What an indictment of the present Weltanchauung. At about this same time, that is, 1841, Comte’s Positivism was taking its position at the forefront of the Weltanschauung of its time. (What a fertile time this was! All the psychomachias we are dealing with today found a crossroads here!)
The place where analysis cannot go. That place that Comte disparaged to the point of utter derision. But we return instead again to “Self-reliance”: “We first share the life by which things exist, and afterwards see them as appearances in nature, and forget that we have shared their cause.” This is the position of Positivism in a nutshell. Subjectivity is untrustworthy. Therefore, let us abandon it entirely as anything legitimate. Everything must be looked at from the outside. Only the dispassionate observer is the true discoverer of truth. Our whole system of science is founded upon this principle. But Husserl has established that the egologic is the only legitimate starting-point. We do not have the luxury of the God’s-eye point of view. Or we didn’t, until now. However, this God has much more the characteristics of the society which growls and mows than that of Jehovah the giver of the Just Law. This God’s ways are mysterious. Even its creators don’t really know how it works. How does the algorithm determine which YouTube video to play next? Only your hairdresser knows for sure.
Emerson then segues into the sublime irrational. “And now at last the highest truth on this subject remains unsaid; probably, cannot be said; for all that we say is the far-off remembering of the intuition. That thought, by what I can now nearest approach to say it, is this. When good is near you, when you have life in yourself,–it is not by any known or appointed way; you shall not discern the foot-prints of any other; you shall not see the face of man; you shall not hear any name; –the way, the thought, the good shall be wholly strange and new.”
Poor Franklin Foer. What did he think journalism was? The pact between the journalist and the reader is a sycophantic one. “What does the reader want?” is the guiding idea, and has been since the newspaper’s inception. Not “what does he need?” Detorus that have happened at various junctiures were little more than window dressing, as I will articulate below. If the reader wants his or her suppositions confirmed, for those oh-so-nebulous reasons locked deep in the unconscious, that Saddam Hussein is a global menace, it’s not going to matter that the objective evidence to the contrary is out there for the grasping.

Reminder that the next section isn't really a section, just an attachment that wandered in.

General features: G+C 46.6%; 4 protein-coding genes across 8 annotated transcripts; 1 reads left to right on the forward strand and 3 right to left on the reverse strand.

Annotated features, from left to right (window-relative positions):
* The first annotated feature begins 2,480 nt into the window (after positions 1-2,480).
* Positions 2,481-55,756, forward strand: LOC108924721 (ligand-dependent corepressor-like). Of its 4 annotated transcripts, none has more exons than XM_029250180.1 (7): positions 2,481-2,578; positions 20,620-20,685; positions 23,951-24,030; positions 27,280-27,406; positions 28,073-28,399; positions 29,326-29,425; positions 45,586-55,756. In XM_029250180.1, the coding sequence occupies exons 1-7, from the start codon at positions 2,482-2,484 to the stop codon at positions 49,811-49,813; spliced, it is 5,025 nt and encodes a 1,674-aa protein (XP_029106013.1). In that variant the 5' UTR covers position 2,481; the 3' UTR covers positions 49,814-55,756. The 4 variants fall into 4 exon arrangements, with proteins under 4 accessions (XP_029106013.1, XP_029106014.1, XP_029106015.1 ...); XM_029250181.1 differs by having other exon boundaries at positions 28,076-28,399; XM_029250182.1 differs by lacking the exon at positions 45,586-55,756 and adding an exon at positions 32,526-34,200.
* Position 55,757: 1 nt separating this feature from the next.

This takes us to page 138 of Foer’s book, World Without Mind, and a little trot around the seamy mind of that other Facebook guy, Chris Hughes. “Chris had learned the science of virality from a site called Upworthy…Upworthy didn’t produce much of anything original. It plucked videos and graphics from around the Web, usually obscure stuff, then gave them headlines that made them appealing to the widest audience…psychologists had discovered that a state of unquenchable curiosity could be cultivated [italics mine–dw]…Upworthy designed headlines to make readers feel an almost primal hunger for information just outside their grasp. It pioneered a style–with it called the ‘curiosity gap’–that explicitly teased readers, withholding just enough information to titillate the reader into going further. Classic example: ‘9 out of 10 Americans Are Completely Wrong About This Mind-blowiing Fact.’ Six million readers couldn’t contain themselves and followed that link. (The mind-blowing fact: income inequality is far worse than most Americans think.)” Of course saturation soon set in and Upworthy and their imitators had to find other ways of attracting eyeballs. I believe it is safe to say that they are managing to stay one step ahead of the hapless information consumer. It wasn’t long before even the Washington Post and, yes, The New Republic were practicing their versions of this technique. Foer calls this form of journalism “snackable content”–charts, lists, videos, quick stuff that appealed to the bored at work crowd. The presentation had to be Fast and Fun. Are you getting nauseated yet? I didn’t think so. “Clicks would rain down upon us if only we could get over ourselves and post the same short clips from The Daily Show as everyone else, framed by an appealing headline and perhaps a conscience-salving paragraph or two of analysis.” That serious stuff that had a vogue from the 1940s to the 1970s? The kind wherein journalists would attempt to write the news without partisan bias? When was that ever anything but a “conscience-salving paragraph or two” to put a veneer of respectability upon a sow’s belly? The internet has just hastened the trajectory towards the tawdry. You know you want it. “That myth (that journalism was fundamentally a public-spirited enterprise) is in the process of being shredded.” is how Foer himself puts it.